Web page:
There is a story told of the holy French priest Jean Vianney whose feast we celebrate today (Ćure d’Ars d.1859). He noticed an elderly man who would spend hours in the church before the Blessed Sacrament.
The ćure was curious about what happened in this man’s prayer. ‘What do you do when you are praying” he asked the man. The old man’s answer has become the classic instruction for contemplative prayer: “I look at Him, and He looks at me.”
The simplicity of the man’s prayer is deeply appealing. So much that is taught and written about prayer serves only to convince us that prayer is a complex project to be mastered.
While the ultimate in our relationship with God is experienced when we are able to return the loving and merciful gaze of God, the life-giving fact is that even when our gaze is averted or occupied elsewhere, our knowledge that God is gazing at us with love is enough to soothe our aching hearts.
We forget that prayer is the most natural human activity. Prayer is the ‘default-setting’ for humans. Prayer is always God’s action in us.
Our desire for the divine life within us is the purest prayer we can pray. To sit in silence and stillness before God is the best we can do.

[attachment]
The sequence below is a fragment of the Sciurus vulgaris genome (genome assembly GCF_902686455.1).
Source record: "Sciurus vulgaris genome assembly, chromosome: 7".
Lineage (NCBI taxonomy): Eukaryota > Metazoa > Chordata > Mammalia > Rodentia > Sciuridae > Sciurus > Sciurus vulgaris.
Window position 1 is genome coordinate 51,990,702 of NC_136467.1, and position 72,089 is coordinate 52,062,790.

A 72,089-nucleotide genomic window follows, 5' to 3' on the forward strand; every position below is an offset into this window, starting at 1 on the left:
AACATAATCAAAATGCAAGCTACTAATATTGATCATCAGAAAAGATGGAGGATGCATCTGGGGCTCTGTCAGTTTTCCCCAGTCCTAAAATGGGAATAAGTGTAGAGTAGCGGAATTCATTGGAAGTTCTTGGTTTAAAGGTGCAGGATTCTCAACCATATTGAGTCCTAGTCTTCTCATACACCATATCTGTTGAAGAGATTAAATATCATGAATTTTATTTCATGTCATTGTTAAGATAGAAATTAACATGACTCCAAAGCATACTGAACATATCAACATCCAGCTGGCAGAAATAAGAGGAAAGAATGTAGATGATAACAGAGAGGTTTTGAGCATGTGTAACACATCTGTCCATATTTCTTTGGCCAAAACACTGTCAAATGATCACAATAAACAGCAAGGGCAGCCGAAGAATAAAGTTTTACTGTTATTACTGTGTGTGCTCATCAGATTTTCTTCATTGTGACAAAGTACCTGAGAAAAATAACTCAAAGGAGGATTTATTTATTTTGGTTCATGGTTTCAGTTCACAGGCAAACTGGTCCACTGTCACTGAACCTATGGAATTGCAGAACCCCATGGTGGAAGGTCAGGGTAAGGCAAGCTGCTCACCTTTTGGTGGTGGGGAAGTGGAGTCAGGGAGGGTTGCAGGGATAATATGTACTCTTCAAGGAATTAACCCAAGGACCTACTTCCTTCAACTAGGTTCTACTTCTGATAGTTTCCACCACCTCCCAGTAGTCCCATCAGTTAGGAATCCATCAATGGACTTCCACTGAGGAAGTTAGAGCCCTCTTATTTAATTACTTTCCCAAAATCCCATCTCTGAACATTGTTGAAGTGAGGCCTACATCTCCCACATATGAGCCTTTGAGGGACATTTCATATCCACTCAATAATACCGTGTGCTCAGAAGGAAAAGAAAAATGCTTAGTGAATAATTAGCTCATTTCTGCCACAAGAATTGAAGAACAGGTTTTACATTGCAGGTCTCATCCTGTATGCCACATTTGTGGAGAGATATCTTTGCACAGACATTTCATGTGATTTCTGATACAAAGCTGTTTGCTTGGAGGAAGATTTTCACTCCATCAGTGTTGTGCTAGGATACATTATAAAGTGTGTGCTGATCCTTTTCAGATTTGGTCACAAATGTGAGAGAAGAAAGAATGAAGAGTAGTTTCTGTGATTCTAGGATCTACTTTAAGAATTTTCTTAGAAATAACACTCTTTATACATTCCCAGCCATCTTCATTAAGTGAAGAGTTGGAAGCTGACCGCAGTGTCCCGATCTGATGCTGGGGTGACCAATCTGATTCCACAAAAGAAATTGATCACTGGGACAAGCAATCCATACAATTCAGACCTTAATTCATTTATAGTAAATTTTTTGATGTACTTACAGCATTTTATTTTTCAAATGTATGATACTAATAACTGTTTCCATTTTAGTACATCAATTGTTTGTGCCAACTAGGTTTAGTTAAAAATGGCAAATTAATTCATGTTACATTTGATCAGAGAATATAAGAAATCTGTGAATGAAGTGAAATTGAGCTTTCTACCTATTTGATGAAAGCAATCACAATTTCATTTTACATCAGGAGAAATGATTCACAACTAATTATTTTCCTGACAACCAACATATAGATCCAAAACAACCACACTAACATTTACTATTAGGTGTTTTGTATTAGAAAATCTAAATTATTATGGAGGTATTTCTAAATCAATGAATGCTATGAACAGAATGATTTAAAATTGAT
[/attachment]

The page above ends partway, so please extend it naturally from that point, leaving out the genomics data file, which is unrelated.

When I think about the ćure’s conversation with the elderly man, I see that he was deeply at home with God; much more at peace with God than I often am. Most times I feel unable to look at God. My guilt and shame renders me more like Adam in the garden who took to cover, unable to return the divine gaze.
But there is hope for me. God does not need me to do anything in my prayer. I simply give God the gift of time, and I sit or kneel. If looking at God is difficult for whatever reason, I need not be concerned. In these moments I simply know that however preoccupied my own vision, God is always looking at me with gentle love and mercy.
God’s gaze on me is the heart of prayer. God does all the work—and I am transformed.
To know that we are held firmly in God’s vision is the most comforting human experience. In this gaze we see our sin and weakness. In humble shame we cast our eyes downward. But the God of love continues to look upon us with transforming love.
This posture before God is the heart of contemplative prayer.